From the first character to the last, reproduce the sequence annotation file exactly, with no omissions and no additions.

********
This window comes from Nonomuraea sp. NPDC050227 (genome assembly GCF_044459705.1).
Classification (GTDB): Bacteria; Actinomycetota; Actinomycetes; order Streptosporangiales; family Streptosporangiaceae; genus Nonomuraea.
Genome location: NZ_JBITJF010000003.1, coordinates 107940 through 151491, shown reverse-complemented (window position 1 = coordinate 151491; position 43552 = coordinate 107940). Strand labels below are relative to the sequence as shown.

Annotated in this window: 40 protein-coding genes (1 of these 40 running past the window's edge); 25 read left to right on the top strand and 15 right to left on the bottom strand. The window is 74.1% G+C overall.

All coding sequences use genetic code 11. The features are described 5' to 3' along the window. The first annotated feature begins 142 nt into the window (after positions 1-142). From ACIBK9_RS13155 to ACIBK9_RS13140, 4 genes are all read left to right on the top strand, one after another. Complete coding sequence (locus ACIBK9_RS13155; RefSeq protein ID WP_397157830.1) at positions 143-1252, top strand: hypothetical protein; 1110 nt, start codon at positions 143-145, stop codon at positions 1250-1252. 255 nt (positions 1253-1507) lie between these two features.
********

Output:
This window comes from Nonomuraea sp. NPDC050227 (genome assembly GCF_044459705.1).
Classification (GTDB): Bacteria; Actinomycetota; Actinomycetes; order Streptosporangiales; family Streptosporangiaceae; genus Nonomuraea.
Genome location: NZ_JBITJF010000003.1, coordinates 107940 through 151491, shown reverse-complemented (window position 1 = coordinate 151491; position 43552 = coordinate 107940). Strand labels below are relative to the sequence as shown.

Annotated in this window: 40 protein-coding genes (1 of these 40 running past the window's edge); 25 read left to right on the top strand and 15 right to left on the bottom strand. The window is 74.1% G+C overall.

All coding sequences use genetic code 11. The features are described 5' to 3' along the window. The first annotated feature begins 142 nt into the window (after positions 1-142). From ACIBK9_RS13155 to ACIBK9_RS13140, 4 genes are all read left to right on the top strand, one after another. Complete coding sequence (locus ACIBK9_RS13155; RefSeq protein ID WP_397157830.1) at positions 143-1252, top strand: hypothetical protein; 1110 nt, start codon at positions 143-145, stop codon at positions 1250-1252. 255 nt (positions 1253-1507) lie between these two features.